When this post is finished, this countdown will be half over. I don't know whether you are throwing a party over that news or breaking out the tissues, but I do know that these four sets are the best of the worst -- in terms of them being the last sets before we reach the halfway point of the countdown show.
I admit it's a little unnecessary to use the word "worst" with any of these sets. All of these sets are good sets. I like them -- for the most part. A couple I like a little more than can be explained by a rational person, and a couple I'm sure I do not like as much as many other collectors do.
But this is why I'm doing this countdown: so I can explain my irrational love for specific sets and so I can explain why I don't like sets that others do. I may be an enigma, but I'm also a noisy enigma who won't shut up about why I am the way I am.
One housekeeping thing before the countdown starts.
I keep promising that I'll post a full list of the countdown somewhere on the blog. After numerous false starts on that promise, I've decided I'll just do it when the countdown is over. Problem solved.
OK, what follows are sets No. 36 through 33. And, remember, your torches and pitchforks are powerless over me.
36. 2005 Topps
I think if I were operating outside of the boundaries of civilized card society, I might try to put this set in the top 10.
I love 2005 Topps. When I first saw it, I hated it. Now I love it. Is that the sign of a long-lasting love affair or what?
But there's got to be more to set-ranking that gooey love poems. My opinions must be backed up with cold, hard facts! Such as, what self-respecting card set lists player names and teams sideways? And, who devotes that much space to borders and design in the 21st century? And why is the player's last name featured TWICE? Who does that?
2005 Topps does that.
It does a lot of weird stuff, but somehow, it works for me.
2005 Topps shrinks the player image smaller than possibly any other previous set, not including mini cards, of course. Look at all that acreage around the player! Who does that?
2005 Topps does that.
It uses huge team logos (although not as huge as 2010 Topps' team logos), and intertwining color bars that look like something you'd see on a subway map.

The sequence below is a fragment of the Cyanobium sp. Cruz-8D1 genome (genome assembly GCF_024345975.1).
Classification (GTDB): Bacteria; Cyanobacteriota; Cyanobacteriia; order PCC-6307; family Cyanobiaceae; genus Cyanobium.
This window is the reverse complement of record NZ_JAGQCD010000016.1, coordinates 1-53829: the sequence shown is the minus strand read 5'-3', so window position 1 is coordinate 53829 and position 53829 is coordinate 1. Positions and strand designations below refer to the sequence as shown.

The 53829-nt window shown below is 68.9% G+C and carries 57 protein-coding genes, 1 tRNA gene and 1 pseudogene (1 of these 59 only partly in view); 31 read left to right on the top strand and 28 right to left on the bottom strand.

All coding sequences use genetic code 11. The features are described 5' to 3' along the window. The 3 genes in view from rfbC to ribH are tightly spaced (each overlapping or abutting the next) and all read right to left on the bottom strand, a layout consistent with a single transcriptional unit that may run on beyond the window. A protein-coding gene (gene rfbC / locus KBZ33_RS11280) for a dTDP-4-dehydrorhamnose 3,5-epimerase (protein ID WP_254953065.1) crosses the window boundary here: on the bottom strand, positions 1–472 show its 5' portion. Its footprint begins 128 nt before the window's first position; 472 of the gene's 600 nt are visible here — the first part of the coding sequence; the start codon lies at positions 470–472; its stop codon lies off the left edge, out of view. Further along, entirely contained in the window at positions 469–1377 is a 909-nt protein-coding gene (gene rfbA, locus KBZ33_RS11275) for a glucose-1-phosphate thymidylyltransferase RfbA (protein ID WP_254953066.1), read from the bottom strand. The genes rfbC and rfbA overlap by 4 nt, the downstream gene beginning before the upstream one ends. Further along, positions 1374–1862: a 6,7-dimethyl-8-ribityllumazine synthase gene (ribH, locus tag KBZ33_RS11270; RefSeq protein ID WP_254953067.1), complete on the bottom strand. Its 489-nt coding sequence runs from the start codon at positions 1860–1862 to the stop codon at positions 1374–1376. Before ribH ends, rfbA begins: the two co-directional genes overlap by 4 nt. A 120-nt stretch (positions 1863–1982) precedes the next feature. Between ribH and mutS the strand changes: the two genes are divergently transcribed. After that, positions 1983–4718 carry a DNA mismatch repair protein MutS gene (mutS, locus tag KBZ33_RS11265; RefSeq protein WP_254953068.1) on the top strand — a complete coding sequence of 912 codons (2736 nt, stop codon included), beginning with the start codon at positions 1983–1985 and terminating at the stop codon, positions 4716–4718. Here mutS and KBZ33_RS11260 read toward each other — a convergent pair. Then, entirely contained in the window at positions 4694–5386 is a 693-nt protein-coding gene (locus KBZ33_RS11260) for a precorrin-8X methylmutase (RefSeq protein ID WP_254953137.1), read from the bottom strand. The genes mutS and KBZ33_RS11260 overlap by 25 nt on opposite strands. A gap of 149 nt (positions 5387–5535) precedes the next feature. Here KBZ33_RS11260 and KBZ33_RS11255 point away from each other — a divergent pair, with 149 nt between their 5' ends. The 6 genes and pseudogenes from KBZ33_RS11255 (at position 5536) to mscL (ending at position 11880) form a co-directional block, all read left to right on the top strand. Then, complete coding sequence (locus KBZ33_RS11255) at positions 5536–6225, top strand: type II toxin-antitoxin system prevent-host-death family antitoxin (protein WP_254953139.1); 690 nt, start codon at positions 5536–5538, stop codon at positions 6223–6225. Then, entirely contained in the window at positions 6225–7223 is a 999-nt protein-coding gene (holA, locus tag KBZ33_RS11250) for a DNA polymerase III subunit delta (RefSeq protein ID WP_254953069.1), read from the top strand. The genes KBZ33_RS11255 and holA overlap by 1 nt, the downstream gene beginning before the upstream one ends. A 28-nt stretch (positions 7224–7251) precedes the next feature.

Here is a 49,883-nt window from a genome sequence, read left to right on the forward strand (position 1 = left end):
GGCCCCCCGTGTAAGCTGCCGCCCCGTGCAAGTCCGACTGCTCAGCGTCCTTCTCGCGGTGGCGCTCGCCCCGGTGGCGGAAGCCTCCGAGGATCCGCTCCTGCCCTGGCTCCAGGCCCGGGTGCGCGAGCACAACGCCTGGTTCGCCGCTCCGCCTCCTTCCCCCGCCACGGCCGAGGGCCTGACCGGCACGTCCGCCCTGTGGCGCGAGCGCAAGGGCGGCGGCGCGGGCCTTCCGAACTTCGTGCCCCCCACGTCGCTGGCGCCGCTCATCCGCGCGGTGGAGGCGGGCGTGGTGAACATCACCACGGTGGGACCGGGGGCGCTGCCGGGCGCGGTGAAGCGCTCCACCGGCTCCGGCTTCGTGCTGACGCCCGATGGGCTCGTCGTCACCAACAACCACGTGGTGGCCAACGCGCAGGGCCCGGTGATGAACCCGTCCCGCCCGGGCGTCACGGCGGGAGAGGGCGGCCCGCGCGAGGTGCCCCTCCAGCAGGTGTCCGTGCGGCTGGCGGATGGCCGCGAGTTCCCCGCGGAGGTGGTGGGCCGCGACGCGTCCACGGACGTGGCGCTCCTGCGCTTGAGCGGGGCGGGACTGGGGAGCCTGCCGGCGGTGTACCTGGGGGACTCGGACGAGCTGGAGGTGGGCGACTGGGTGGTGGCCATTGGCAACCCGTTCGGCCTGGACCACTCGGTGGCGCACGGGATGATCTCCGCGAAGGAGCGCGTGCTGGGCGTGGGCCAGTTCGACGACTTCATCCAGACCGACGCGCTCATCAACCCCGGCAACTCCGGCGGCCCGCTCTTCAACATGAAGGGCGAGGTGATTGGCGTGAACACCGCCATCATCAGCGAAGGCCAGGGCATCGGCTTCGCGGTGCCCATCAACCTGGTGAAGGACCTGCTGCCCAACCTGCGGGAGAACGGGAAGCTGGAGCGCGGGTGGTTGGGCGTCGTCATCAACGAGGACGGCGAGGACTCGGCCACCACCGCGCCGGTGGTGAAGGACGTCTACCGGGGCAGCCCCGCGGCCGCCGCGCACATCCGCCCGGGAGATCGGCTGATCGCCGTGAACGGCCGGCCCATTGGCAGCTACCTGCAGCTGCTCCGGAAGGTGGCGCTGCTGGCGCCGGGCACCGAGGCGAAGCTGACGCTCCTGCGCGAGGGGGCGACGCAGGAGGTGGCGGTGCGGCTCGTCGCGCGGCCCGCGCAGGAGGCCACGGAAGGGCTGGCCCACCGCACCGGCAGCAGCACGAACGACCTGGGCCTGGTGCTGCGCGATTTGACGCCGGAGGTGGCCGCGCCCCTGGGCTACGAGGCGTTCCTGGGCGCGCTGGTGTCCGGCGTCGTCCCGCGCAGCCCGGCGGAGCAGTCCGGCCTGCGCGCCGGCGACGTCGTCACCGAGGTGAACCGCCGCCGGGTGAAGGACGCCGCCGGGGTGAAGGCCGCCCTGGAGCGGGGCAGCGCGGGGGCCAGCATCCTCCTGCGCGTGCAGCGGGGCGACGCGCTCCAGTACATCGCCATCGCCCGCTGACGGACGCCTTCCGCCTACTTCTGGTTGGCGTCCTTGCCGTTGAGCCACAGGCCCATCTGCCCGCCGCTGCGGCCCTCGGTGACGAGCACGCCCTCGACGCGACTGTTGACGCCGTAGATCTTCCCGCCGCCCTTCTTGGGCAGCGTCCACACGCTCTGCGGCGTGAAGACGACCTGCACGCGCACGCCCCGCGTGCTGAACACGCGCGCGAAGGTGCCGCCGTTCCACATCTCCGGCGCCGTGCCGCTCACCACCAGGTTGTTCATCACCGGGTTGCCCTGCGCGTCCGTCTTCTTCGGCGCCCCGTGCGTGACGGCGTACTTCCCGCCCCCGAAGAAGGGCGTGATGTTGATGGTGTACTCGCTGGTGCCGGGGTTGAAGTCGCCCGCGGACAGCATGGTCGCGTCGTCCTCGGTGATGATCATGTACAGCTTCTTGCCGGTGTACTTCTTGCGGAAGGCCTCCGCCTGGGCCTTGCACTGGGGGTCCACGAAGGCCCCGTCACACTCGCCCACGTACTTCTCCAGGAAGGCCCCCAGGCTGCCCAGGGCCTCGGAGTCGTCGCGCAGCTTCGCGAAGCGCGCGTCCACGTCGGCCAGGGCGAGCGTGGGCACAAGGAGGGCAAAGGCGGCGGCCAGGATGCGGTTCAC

It's 2004 Topps with a lot of different twists, and I say it's an improvement over 2004 Topps.
Sure, there is so much territory devoted to design that the horizontal cards don't leave much room for image. But there's no mistaking that design. That's definitely 2005 Topps and you're never going to forget it.
This is not a set for the meek, or those with simple tastes. You want steak and potatoes? Go with a full bleed set. But if you want whimsy, charisma, spiked with a bit of "what the hell is this?" then 2005 Topps is for you. Some may consider all of the elements overwhelming. I say it gives the set character.
The backs are as busy as the fronts, with a well-placed, interesting secondary photo, mixed with a needless position graphic, just in case you don't know what "P" means in the top right corner, and a random "featured stat," in this case, Greinke's career WHIP.
There is a lot of "why did you do that?" to 2005 Topps. But the more I see the set and grow accustomed to its unorthodox ways, the more I like it.
2005 Topps is gonna 2005 Topps.
Not really anything wrong with that.
35. 2013 Topps
Here is another whimsical set -- although not as whimsical as 2005 Topps -- that I would have placed higher in the countdown just a couple years ago.
I was a 2013 Topps fan from the moment I saw the released design in the summer of 2012. Keep in mind I was suffering through 2012 Topps at the time, but really, the dramatic home plate design that screams "baseball!" but also screams "sea turtle!" is genius. This is a design element that will stick in the brain forever.
The information on the front of the card is as brief as any other set. Name and team logo. That's it. I'm not a collector who insists on seeing positions on the front of a card, so the fact there is no position designation on 2013 Topps (or 2005 Topps for that matter) doesn't bother me. This design is sleek, almost futuristic and anything other than the briefest of essentials would ruin the intent.
Since this is a set from the last five years, you can count on decent photos in 2013 Topps. And it delivers:
There's some decent vertical shots, too:
The design restricts where the photo can go a bit, and you can notice it on some of the photos. But it's not a significant problem.
What is enough of a problem that keeps this set from making the top 30 is the issue that's plagued Topps sets the last few years: too many similar, close-up shots.
This attempt to "get you as close to the action as possible even if we have to take you inside the player's nostrils" is getting pretty monotonous. It needs to change, because even with a set like 2015 Topps, which I absolutely love, it's irritating.
All I have to do is look at the cards from one team to show you what I mean.
Honestly, who wants to collect that? Everybody is doing the exact same thing. Please, somebody get a photo of a pitcher staring in for the signal or looking up into the crowd or all those other pitcher things that pitchers do besides cocking their arm with the ball.
This is an unfortunate downside of what should be a very enjoyable set.
Look, the sea turtle is even on the back of the card. How can you not enjoy that?
Maybe if there was a little more variety in the photos, I would've completed this set.
34. 1955 Topps